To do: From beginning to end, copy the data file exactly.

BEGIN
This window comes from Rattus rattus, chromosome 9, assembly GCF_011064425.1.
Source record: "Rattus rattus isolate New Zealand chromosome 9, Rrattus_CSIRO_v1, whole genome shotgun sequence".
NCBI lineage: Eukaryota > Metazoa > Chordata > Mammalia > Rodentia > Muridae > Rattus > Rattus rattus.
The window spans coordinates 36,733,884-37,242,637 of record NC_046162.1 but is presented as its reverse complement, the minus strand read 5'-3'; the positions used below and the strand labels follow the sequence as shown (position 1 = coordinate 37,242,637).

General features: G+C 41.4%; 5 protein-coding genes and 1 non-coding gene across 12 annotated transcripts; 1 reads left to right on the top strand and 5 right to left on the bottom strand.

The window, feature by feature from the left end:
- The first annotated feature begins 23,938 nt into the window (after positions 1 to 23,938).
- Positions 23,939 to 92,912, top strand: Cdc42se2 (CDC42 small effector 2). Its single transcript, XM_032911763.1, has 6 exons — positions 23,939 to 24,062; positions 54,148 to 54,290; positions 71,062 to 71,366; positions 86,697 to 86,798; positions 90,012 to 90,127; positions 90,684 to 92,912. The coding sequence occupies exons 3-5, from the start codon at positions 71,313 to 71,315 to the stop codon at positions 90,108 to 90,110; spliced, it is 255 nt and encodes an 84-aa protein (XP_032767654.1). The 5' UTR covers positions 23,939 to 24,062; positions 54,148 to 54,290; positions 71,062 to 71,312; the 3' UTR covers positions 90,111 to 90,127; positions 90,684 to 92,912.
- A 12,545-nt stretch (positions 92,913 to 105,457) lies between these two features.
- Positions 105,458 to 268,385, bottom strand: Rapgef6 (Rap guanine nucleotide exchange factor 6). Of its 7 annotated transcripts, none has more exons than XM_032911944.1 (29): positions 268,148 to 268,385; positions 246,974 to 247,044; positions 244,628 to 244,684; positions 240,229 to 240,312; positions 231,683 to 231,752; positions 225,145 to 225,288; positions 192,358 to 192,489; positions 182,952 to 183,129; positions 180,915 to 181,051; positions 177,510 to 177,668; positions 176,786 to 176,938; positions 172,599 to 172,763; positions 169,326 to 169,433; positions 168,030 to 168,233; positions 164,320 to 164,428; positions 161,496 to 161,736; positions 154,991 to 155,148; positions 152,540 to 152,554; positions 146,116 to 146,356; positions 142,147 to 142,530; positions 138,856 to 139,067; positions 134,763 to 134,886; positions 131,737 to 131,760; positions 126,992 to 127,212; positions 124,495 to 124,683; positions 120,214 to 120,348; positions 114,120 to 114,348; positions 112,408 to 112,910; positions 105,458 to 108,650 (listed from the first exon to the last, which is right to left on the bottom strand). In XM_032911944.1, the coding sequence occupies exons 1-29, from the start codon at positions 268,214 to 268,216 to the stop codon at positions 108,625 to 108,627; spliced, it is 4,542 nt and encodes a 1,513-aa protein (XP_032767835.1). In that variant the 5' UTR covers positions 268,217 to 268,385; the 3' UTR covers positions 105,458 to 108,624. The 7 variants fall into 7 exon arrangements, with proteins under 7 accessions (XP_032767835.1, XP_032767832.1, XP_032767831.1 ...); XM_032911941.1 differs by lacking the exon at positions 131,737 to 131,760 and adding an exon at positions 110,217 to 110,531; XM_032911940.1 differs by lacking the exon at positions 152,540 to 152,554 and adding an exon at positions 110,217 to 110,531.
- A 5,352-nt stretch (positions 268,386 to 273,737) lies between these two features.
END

This window comes from Rattus rattus, chromosome 9, assembly GCF_011064425.1.
Source record: "Rattus rattus isolate New Zealand chromosome 9, Rrattus_CSIRO_v1, whole genome shotgun sequence".
NCBI lineage: Eukaryota > Metazoa > Chordata > Mammalia > Rodentia > Muridae > Rattus > Rattus rattus.
The window spans coordinates 36,733,884-37,242,637 of record NC_046162.1 but is presented as its reverse complement, the minus strand read 5'-3'; the positions used below and the strand labels follow the sequence as shown (position 1 = coordinate 37,242,637).

General features: G+C 41.4%; 5 protein-coding genes and 1 non-coding gene across 12 annotated transcripts; 1 reads left to right on the top strand and 5 right to left on the bottom strand.

The window, feature by feature from the left end:
- The first annotated feature begins 23,938 nt into the window (after positions 1 to 23,938).
- Positions 23,939 to 92,912, top strand: Cdc42se2 (CDC42 small effector 2). Its single transcript, XM_032911763.1, has 6 exons — positions 23,939 to 24,062; positions 54,148 to 54,290; positions 71,062 to 71,366; positions 86,697 to 86,798; positions 90,012 to 90,127; positions 90,684 to 92,912. The coding sequence occupies exons 3-5, from the start codon at positions 71,313 to 71,315 to the stop codon at positions 90,108 to 90,110; spliced, it is 255 nt and encodes an 84-aa protein (XP_032767654.1). The 5' UTR covers positions 23,939 to 24,062; positions 54,148 to 54,290; positions 71,062 to 71,312; the 3' UTR covers positions 90,111 to 90,127; positions 90,684 to 92,912.
- A 12,545-nt stretch (positions 92,913 to 105,457) lies between these two features.
- Positions 105,458 to 268,385, bottom strand: Rapgef6 (Rap guanine nucleotide exchange factor 6). Of its 7 annotated transcripts, none has more exons than XM_032911944.1 (29): positions 268,148 to 268,385; positions 246,974 to 247,044; positions 244,628 to 244,684; positions 240,229 to 240,312; positions 231,683 to 231,752; positions 225,145 to 225,288; positions 192,358 to 192,489; positions 182,952 to 183,129; positions 180,915 to 181,051; positions 177,510 to 177,668; positions 176,786 to 176,938; positions 172,599 to 172,763; positions 169,326 to 169,433; positions 168,030 to 168,233; positions 164,320 to 164,428; positions 161,496 to 161,736; positions 154,991 to 155,148; positions 152,540 to 152,554; positions 146,116 to 146,356; positions 142,147 to 142,530; positions 138,856 to 139,067; positions 134,763 to 134,886; positions 131,737 to 131,760; positions 126,992 to 127,212; positions 124,495 to 124,683; positions 120,214 to 120,348; positions 114,120 to 114,348; positions 112,408 to 112,910; positions 105,458 to 108,650 (listed from the first exon to the last, which is right to left on the bottom strand). In XM_032911944.1, the coding sequence occupies exons 1-29, from the start codon at positions 268,214 to 268,216 to the stop codon at positions 108,625 to 108,627; spliced, it is 4,542 nt and encodes a 1,513-aa protein (XP_032767835.1). In that variant the 5' UTR covers positions 268,217 to 268,385; the 3' UTR covers positions 105,458 to 108,624. The 7 variants fall into 7 exon arrangements, with proteins under 7 accessions (XP_032767835.1, XP_032767832.1, XP_032767831.1 ...); XM_032911941.1 differs by lacking the exon at positions 131,737 to 131,760 and adding an exon at positions 110,217 to 110,531; XM_032911940.1 differs by lacking the exon at positions 152,540 to 152,554 and adding an exon at positions 110,217 to 110,531.
- A 5,352-nt stretch (positions 268,386 to 273,737) lies between these two features.